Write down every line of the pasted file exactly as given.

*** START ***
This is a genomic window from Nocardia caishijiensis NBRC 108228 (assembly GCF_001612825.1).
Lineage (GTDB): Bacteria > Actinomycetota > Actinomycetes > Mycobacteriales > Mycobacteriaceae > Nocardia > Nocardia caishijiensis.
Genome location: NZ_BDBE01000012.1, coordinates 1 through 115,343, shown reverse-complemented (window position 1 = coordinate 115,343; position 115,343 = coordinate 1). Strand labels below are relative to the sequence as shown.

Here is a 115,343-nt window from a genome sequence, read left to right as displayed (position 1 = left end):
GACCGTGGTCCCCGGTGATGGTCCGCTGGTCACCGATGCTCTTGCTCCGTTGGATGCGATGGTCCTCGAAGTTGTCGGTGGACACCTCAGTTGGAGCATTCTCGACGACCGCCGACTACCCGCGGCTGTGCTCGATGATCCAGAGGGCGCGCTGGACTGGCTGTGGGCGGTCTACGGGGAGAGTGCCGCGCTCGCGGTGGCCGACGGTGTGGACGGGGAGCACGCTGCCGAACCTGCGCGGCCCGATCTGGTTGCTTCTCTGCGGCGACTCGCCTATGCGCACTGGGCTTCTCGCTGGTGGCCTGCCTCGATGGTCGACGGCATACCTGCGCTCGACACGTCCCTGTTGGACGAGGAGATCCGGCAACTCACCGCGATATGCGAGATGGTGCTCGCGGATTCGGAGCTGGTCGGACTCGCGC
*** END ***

This is a genomic window from Nocardia caishijiensis NBRC 108228 (assembly GCF_001612825.1).
Lineage (GTDB): Bacteria > Actinomycetota > Actinomycetes > Mycobacteriales > Mycobacteriaceae > Nocardia > Nocardia caishijiensis.
Genome location: NZ_BDBE01000012.1, coordinates 1 through 115,343, shown reverse-complemented (window position 1 = coordinate 115,343; position 115,343 = coordinate 1). Strand labels below are relative to the sequence as shown.

Here is a 115,343-nt window from a genome sequence, read left to right as displayed (position 1 = left end):
GACCGTGGTCCCCGGTGATGGTCCGCTGGTCACCGATGCTCTTGCTCCGTTGGATGCGATGGTCCTCGAAGTTGTCGGTGGACACCTCAGTTGGAGCATTCTCGACGACCGCCGACTACCCGCGGCTGTGCTCGATGATCCAGAGGGCGCGCTGGACTGGCTGTGGGCGGTCTACGGGGAGAGTGCCGCGCTCGCGGTGGCCGACGGTGTGGACGGGGAGCACGCTGCCGAACCTGCGCGGCCCGATCTGGTTGCTTCTCTGCGGCGACTCGCCTATGCGCACTGGGCTTCTCGCTGGTGGCCTGCCTCGATGGTCGACGGCATACCTGCGCTCGACACGTCCCTGTTGGACGAGGAGATCCGGCAACTCACCGCGATATGCGAGATGGTGCTCGCGGATTCGGAGCTGGTCGGACTCGCGC